Self & Self-Concept
In stating that the goal for Gestalt therapy work is self support, we put the unblocking of a positive sense of self at the heart of the maturation process.   In an earlier paper (Korb, 1984) I described one of the reasons for the slowness of the maturation process:   the necessary change of the "core" self concept from the (to some extent) negative and shameful (Yontef, 1993) sense of self that is learned in childhood and reinforced by personal experiences throughout life.   The mature "core" self is basically acceptable;   the sense of personal identity is positive. 

      Negative beliefs about the self are built up in early years of life (perhaps before age 6) as a reaction to the input from significant others.   Often this self-concept, or sense of personal identity, is a response to the lack of validation or the negativity and criticism (as experienced by the child) that are addressed to him/her.   Although there may be praise also, these criticisms are built into a set of beliefs about the self that is based on the perceived truth of the criticisms.   The person will behave then in a way that reinforces the negative concept.   If I have been convinced that I am stupid, I will behave in stupid ways—although in fact I may be quite intelligent.   If I believe that I will never amount to anything, I will sabotage any way in which I might be successful.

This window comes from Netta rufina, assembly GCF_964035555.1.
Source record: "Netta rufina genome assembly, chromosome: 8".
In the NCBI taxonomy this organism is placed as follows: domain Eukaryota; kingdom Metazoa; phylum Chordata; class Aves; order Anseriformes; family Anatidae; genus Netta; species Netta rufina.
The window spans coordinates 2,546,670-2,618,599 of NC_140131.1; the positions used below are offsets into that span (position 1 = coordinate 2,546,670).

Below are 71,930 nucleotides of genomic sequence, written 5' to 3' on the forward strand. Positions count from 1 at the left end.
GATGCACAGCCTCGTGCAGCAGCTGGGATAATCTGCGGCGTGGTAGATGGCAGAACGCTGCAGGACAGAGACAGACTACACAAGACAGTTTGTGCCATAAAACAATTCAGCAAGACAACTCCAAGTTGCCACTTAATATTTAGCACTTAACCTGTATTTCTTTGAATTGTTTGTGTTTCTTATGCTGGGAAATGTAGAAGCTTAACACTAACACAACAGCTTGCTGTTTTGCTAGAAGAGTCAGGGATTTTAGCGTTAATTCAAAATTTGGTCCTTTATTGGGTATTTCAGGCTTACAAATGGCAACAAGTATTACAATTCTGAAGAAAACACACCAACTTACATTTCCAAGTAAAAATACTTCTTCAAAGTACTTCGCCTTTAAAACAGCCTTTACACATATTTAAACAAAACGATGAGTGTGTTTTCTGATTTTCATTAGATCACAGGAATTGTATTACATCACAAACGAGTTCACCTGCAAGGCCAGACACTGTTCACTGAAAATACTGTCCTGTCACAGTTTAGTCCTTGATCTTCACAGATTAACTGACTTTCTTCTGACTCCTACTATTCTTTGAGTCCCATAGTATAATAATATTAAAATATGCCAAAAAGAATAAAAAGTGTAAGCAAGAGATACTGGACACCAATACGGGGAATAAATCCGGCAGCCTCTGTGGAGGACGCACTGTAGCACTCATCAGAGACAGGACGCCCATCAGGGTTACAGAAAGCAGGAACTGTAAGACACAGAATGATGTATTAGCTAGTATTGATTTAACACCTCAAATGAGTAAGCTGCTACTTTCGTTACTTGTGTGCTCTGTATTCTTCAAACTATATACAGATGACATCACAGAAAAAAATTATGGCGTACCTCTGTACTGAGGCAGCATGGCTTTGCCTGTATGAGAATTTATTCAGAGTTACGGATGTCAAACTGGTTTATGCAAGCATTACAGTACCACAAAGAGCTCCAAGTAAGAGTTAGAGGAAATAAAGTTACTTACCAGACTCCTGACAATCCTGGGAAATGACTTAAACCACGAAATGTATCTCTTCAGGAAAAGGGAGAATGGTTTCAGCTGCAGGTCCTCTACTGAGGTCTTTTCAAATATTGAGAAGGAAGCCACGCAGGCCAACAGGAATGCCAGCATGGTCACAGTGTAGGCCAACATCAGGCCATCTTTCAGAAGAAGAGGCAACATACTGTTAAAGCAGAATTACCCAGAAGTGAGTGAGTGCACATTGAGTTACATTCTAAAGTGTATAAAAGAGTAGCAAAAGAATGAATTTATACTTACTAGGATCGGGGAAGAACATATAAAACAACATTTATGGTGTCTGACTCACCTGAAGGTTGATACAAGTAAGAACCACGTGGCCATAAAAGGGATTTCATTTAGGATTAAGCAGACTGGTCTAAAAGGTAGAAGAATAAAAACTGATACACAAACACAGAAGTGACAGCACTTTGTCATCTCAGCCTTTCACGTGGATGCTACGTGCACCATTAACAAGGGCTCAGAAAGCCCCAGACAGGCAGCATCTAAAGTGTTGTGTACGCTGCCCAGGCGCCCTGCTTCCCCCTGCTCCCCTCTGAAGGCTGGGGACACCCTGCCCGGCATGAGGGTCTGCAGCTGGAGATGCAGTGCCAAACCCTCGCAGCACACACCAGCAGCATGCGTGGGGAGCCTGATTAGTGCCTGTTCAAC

However, in keeping with the Gestalt belief in the wholeness of each person, in the possibilities that are present in the "core" self, there is also an inner knowing of the truth, a knowing that I am not stupid or that I can be whatever is in me to be, that it is wonderfully unavoidable being one's self and making one's own decisions—that I am important and want to do important work.   This knowing is the foundation for interacting appropriately with the natural and personal environmental field. 

Copyright© The Gestalt Center of Gainesville, Inc.

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